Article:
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Giving Up On Getting Even

Sermon
Big Lessons From Little-Known Letters
Second Lesson Sermons For Sundays After Pentecost (Middle Third) Cycle C
She walked nervously down the hallway, following a purple line that led into the visitation area. There he was, waiting for her, behind a hazy window of shatterproof glass. He wore a blue prison outfit. She wore a blue dress. He sat on a metal chair bolted down on all four legs. She sat on a plastic chair that could slide across the dirty tile floor. He nervously clicked a ballpoint pen open and shut. She fidgeted with her hands.

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The Immediate Word

Thomas Willadsen
Dean Feldmeyer
Mary Austin
Christopher Keating
Ron Love
George Reed
Bethany Peerbolte
For March 31, 2019:

StoryShare

David O. Bales
Contents
“Second Cutting” by David O. Bales
“Everything Has Become New” by David O. Bales


Second Cutting
by David O. Bales
Luke 15:1-3, 11b-32

When Rod answered the phone his mother was talking and her voice blasted him, “—elp in the hay.”

“Mom,” he raised his voice into the phone.

She hadn’t heard him and talked over him, “… broke the contract and your dad’s been trying to do everything himself.”

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Arley K. Fadness
“he was lost and has been found.”

Good morning boys and girls,

I am so happy to see you this morning. How are you? (children may respond)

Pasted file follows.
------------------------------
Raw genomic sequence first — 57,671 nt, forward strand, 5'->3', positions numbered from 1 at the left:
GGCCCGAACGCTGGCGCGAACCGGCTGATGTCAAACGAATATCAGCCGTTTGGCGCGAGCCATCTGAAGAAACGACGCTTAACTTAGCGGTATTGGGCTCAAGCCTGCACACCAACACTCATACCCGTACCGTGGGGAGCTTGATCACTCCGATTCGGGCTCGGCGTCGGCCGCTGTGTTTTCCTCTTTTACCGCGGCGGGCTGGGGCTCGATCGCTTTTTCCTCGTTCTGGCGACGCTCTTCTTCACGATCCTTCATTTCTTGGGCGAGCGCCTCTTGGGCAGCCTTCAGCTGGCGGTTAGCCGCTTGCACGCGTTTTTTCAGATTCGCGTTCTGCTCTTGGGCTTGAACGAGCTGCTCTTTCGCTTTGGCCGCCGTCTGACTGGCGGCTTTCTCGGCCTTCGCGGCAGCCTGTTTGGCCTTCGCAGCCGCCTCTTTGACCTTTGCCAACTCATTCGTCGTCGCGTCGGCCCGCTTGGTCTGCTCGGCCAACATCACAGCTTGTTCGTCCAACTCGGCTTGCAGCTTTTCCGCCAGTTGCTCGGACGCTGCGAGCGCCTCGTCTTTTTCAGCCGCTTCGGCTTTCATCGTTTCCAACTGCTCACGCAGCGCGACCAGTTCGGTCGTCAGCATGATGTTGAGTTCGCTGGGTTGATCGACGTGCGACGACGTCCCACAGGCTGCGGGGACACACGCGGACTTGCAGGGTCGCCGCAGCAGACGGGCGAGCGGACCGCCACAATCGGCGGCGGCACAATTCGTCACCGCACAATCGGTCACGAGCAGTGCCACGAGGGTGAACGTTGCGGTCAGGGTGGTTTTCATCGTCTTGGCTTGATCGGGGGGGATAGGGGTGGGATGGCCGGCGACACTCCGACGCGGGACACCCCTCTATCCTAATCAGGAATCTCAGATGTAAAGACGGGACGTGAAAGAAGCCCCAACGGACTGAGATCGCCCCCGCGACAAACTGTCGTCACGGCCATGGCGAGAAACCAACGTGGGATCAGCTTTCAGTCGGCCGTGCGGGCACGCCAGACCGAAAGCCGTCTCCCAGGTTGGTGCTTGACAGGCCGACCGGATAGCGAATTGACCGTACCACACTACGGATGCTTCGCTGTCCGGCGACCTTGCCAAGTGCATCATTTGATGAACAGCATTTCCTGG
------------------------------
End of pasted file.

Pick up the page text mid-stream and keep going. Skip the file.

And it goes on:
Let's play a game I call “Lost and Found.” Okay? (children respond)

(presenter role plays) Uh, oh, I lost something for today's message. Hmm, I wonder where it could be. It's a box like this. (shows approximate dimensions) (instruct the children to look around the immediate area) (then presenter or child finds it)

Emphasis Preaching Journal

Mark Ellingsen
Since the Fourth Sunday in Lent has been historically identified as Laetare (Rejoicing Sunday), it is most appropriate that the lessons collectively testify to a theme for which we can rejoice — God saves us by his grace!  

Joshua 5:9-12
Bonnie Bates
Bill Thomas
Frank Ramirez
Bob Ove
Ron Love
Mark Ellingsen
Joshua 5:9-12

The Village Shepherd

Janice B. Scott
In this familiar and well-loved story of the Prodigal Son, I often wonder what happened to the mother of the family. She's totally ignored. So are any daughters. It seems like a completely male stronghold. So much so that I wonder whether perhaps the mother had died some years previously, and that was the cause of much of the unhappiness displayed by both the father and the sons. Or whether the father was such a domineering character that his wife played no real part in family life, but simply bowed her head in compliance with all his wishes, no matter how extreme they were.

SermonStudio

Stephen P. McCutchan
And the Pharisees and the scribes were grumbling and saying, "This fellow welcomes sinners and eats with them."
-- Luke 15:2

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